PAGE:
I am old school.

      I believe the negative or raw camera file is the sheet music, but the print is the full, live symphony performance.

      I try to maintain total control over the process from start to finish.

      I recommend learning all about the printing process because you never want a bad photofinisher blaming his mistakes on the photographer.

      Not that Earl’s way is wrong. I bet he is much better video editor than I am, we all have our strengths and weaknesses….

      Our video work is solid but basic, with the strength on the lighting and composition, and our photography is stellar, better than most if not all, in our area.

      I’m still improving on my FC and editing skills, again we’re pro, but can’t lay claim to the Title “BEST”… yet.

    • #181357
      composite1
      Member

      Caio,

      Well you just failed the ‘Keeping your location a secret test’. Actually you told me before. Earl and D0n have given some good points on how they figure out their charges. As for your question of what amount to charge, now that you’ve got some numbers to work with what do you think is fair. Yeah, you’re a beginner and it would be unwise to charge what a pro would. On the other hand, having seen your work posted in the Forums I wouldn’t call you a ‘newb’ either. You obviously have a good idea of what you’re doing and are now working towards building some experience.

      What the client is actually paying for is your time and expertise. So as Earl mentioned a ‘flat fee’ based on your intended hourly rate is not a bad idea. Find out how long the party is planned to go on and figure in an extra hour for setup and breakdown time during the shoot. Don’t forget to add in the hours for post work and preparations for the final product. Decide on your hourly rate and when you do so, remember to balance what you expect to be paid with what the client is willing to pay. Flat fees are a good way to allow clients to have a good idea of what they’ll need to fork over to get your services.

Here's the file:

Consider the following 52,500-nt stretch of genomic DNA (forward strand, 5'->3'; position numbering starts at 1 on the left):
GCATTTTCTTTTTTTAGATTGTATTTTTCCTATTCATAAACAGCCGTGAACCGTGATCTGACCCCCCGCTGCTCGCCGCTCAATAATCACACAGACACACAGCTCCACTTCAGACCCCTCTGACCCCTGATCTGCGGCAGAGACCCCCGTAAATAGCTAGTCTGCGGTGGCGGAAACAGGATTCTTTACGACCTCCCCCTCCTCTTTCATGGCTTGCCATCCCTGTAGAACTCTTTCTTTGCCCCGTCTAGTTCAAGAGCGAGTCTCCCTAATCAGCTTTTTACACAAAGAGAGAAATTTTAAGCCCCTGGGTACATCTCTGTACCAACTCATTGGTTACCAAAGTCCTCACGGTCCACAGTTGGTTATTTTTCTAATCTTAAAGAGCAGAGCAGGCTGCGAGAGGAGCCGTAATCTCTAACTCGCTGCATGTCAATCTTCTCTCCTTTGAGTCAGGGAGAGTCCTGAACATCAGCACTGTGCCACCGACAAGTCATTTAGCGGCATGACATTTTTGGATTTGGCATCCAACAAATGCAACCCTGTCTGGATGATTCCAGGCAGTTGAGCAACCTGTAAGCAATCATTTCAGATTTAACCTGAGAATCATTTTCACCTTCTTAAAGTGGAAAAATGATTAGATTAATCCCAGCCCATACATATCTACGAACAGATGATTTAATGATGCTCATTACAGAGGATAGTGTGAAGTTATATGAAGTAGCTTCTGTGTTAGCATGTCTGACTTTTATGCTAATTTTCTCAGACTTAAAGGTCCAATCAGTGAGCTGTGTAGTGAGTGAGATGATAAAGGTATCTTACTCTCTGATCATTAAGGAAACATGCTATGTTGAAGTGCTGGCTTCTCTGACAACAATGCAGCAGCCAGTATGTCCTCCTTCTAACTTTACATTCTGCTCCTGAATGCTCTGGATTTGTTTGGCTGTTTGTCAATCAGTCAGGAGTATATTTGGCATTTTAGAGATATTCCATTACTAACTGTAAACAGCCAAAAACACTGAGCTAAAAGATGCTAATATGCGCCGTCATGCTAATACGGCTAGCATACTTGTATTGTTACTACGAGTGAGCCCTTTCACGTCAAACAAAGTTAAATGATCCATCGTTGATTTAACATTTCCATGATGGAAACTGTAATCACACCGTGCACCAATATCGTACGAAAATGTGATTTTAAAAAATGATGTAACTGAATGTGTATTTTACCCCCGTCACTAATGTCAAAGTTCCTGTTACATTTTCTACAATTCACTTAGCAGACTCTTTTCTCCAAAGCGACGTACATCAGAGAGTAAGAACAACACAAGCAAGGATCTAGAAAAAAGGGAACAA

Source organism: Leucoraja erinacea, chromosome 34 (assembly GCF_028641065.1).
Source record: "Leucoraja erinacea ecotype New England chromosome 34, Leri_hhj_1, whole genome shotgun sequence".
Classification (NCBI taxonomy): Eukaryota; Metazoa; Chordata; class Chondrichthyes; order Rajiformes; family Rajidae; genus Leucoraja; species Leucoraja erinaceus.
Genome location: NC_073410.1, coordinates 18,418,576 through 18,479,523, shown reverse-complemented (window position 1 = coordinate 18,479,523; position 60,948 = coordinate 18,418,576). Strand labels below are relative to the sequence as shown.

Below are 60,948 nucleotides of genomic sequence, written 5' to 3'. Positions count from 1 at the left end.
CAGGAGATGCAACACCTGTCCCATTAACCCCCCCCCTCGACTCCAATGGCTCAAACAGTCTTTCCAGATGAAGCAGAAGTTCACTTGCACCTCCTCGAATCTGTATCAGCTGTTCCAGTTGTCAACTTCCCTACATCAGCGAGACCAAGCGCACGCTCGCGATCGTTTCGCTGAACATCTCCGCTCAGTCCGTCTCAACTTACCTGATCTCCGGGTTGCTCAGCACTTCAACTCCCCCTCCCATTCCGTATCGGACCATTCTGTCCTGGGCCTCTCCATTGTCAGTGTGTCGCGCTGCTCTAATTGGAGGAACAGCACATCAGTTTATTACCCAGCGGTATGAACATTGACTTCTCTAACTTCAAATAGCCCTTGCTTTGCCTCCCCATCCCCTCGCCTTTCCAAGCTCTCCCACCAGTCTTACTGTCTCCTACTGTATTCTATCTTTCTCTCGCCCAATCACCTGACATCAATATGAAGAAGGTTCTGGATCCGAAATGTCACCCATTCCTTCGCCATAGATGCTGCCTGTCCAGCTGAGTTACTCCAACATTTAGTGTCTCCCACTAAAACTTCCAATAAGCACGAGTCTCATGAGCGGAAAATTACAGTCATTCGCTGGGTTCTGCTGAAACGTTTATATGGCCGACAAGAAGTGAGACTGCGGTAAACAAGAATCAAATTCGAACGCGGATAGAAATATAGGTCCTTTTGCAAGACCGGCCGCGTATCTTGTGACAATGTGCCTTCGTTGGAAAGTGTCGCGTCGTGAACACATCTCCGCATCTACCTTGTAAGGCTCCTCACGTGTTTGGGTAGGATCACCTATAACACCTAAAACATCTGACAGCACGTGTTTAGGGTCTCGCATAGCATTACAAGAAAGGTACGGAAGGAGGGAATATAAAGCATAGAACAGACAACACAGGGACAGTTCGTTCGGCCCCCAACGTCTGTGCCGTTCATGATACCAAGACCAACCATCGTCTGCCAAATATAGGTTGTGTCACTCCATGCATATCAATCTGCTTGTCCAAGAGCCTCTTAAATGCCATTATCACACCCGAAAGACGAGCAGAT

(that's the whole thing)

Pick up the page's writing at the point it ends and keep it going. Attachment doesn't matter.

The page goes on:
The most important thing particularly when starting out is coming up with pricing that will be profitable for you and attractive to potential clients. Don’t get into the habit of underpricing your work (say $5 bucks an hour!) Never set your base hourly pricing less than the average amount in your area. If you want to work for minimum wages, you don’t need to be a shooter to do that! As your skills, rep and client list grows you’ll be able to raise your prices accordingly. Even then you’ll still have to keep in mind what the market for such services in your area will bear.

      So are you being greedy? Not necessarily. Now if you show up with a ‘happy snap’ camera and expect your client to be confident in your abilities to pay that kind of money you’ll be disappointed. If you want to step beyond the amateur and hobbyist sphere and into the semi-pro and professional realm you have to look the part to a certain degree. An SLR (film or digital) camera with interchangeable lenses and if available a flash unit beyond the built-in one will go a long way to ‘upping’ your profile as a semi-pro. Oh and don’t forget to give your client an invoice/receipt for services rendered. Get into the habit of doing that because if you keep doing this, eventually you’ll have to pay taxes.

      Above all else, stay calm, stick to the basics when shooting (focus, exposure, composition) and you’ll have no choice but to do a good job. Nothing worse than having to face a client after a shoot goes bad (worse if it was your fault for screwin’ the pooch!) Oh and D0n is right about giving over all materials even if the client requests all negs, etc. you a) make them pay extra for it and b) maintain your right to keep copies of portions of the shoot for your exhibition and promotional efforts. It’s always a good idea to hang on to copies of the work in case the client loses theirs. That way if they want more, they can pay you for them.